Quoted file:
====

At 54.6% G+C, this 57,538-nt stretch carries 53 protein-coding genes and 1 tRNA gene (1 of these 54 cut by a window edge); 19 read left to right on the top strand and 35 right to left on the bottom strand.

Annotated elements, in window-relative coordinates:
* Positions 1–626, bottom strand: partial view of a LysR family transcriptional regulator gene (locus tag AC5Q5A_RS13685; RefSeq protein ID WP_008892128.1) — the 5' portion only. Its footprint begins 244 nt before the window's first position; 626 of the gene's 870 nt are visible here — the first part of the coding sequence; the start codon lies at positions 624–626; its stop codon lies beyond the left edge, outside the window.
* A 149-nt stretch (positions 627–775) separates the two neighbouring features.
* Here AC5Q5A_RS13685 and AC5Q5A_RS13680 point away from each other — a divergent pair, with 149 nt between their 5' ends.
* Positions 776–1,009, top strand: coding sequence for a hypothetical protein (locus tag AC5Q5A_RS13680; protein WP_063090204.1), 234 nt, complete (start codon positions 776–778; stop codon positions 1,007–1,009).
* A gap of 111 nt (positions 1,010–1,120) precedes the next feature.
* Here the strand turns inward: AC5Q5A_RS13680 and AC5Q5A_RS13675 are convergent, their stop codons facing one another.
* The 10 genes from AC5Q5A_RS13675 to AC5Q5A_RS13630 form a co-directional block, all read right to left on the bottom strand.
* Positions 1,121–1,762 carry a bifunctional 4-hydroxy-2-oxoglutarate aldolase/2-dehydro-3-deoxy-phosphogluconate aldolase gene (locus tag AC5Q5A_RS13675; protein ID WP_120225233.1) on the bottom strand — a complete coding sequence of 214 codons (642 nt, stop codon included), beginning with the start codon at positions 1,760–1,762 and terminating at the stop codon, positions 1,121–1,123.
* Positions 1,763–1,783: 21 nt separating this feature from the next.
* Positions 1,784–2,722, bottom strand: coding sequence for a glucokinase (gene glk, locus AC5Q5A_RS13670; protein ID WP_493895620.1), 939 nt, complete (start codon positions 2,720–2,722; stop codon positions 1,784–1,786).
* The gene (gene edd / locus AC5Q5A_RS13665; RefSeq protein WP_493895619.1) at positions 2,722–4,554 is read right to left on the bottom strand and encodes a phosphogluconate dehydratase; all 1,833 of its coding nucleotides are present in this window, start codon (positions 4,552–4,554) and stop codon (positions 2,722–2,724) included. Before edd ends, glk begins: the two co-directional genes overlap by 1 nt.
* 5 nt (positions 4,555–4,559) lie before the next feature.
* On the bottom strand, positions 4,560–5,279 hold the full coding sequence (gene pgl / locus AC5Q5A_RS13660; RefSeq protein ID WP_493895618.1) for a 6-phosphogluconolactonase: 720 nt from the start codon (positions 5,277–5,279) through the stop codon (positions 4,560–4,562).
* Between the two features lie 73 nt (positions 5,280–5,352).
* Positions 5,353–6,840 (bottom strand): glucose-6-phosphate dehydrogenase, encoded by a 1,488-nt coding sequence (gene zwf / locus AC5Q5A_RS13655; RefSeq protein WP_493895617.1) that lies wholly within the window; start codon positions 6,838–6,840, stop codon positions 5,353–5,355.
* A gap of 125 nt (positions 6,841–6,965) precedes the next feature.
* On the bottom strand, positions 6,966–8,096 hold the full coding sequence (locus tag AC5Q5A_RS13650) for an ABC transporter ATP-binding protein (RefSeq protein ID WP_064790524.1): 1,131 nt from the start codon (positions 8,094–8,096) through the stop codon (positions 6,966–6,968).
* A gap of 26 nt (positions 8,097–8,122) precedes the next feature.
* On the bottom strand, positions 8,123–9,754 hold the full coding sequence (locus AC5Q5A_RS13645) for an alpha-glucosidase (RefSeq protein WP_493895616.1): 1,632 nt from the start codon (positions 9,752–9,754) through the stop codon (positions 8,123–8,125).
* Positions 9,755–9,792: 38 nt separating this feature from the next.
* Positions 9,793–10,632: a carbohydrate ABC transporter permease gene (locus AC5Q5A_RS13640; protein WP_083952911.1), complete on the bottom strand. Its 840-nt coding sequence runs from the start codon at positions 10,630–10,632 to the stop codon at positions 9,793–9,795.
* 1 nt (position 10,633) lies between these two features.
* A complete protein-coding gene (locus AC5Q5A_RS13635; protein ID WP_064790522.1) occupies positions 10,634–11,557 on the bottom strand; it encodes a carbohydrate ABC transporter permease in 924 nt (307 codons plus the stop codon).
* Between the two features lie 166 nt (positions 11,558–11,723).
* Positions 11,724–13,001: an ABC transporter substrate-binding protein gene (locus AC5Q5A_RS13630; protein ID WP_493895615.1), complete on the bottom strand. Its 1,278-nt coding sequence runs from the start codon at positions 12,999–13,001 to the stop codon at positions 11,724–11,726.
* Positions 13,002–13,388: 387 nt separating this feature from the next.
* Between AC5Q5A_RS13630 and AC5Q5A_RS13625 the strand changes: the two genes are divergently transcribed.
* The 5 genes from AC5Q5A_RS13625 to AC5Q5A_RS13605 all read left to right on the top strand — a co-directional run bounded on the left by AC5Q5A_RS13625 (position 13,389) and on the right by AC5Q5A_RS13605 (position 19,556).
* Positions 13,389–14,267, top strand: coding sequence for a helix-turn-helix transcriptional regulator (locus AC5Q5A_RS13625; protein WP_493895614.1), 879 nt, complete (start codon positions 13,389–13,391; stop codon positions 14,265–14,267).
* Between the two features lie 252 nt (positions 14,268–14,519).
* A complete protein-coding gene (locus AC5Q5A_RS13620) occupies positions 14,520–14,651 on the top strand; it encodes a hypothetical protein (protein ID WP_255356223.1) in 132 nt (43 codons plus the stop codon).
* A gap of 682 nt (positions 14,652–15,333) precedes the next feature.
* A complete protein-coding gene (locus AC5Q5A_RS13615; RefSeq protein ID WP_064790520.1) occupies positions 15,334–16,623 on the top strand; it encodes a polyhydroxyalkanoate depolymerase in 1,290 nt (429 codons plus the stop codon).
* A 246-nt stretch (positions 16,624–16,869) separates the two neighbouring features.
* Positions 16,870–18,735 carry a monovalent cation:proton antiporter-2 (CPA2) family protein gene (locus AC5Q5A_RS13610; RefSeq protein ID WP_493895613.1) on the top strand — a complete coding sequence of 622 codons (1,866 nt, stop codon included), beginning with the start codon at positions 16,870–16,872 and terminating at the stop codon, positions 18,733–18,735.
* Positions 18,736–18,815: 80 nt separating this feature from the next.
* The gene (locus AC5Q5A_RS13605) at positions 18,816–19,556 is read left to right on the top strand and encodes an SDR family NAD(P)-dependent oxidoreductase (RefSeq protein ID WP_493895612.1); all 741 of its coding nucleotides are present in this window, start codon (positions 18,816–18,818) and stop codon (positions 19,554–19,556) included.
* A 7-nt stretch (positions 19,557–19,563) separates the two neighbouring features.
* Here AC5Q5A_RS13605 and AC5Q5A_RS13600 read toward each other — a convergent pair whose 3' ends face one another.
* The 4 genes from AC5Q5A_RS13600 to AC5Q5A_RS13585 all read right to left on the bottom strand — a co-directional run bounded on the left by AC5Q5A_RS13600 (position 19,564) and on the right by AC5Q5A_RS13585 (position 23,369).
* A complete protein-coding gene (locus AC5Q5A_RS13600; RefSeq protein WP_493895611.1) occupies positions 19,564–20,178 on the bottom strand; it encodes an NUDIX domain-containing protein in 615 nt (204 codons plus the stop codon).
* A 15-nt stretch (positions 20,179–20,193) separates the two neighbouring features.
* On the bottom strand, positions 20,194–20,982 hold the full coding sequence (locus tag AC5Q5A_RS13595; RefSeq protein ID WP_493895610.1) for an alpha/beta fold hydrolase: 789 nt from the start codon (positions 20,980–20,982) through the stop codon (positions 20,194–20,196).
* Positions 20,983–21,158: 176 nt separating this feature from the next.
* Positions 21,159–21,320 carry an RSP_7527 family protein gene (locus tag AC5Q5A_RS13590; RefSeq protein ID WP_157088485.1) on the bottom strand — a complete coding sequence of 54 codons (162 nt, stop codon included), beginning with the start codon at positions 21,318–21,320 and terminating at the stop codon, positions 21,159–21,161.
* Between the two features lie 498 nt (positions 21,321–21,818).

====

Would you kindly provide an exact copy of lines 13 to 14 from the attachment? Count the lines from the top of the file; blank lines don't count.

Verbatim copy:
* The gene (gene edd / locus AC5Q5A_RS13665; RefSeq protein WP_493895619.1) at positions 2,722–4,554 is read right to left on the bottom strand and encodes a phosphogluconate dehydratase; all 1,833 of its coding nucleotides are present in this window, start codon (positions 4,552–4,554) and stop codon (positions 2,722–2,724) included. Before edd ends, glk begins: the two co-directional genes overlap by 1 nt.
* 5 nt (positions 4,555–4,559) lie before the next feature.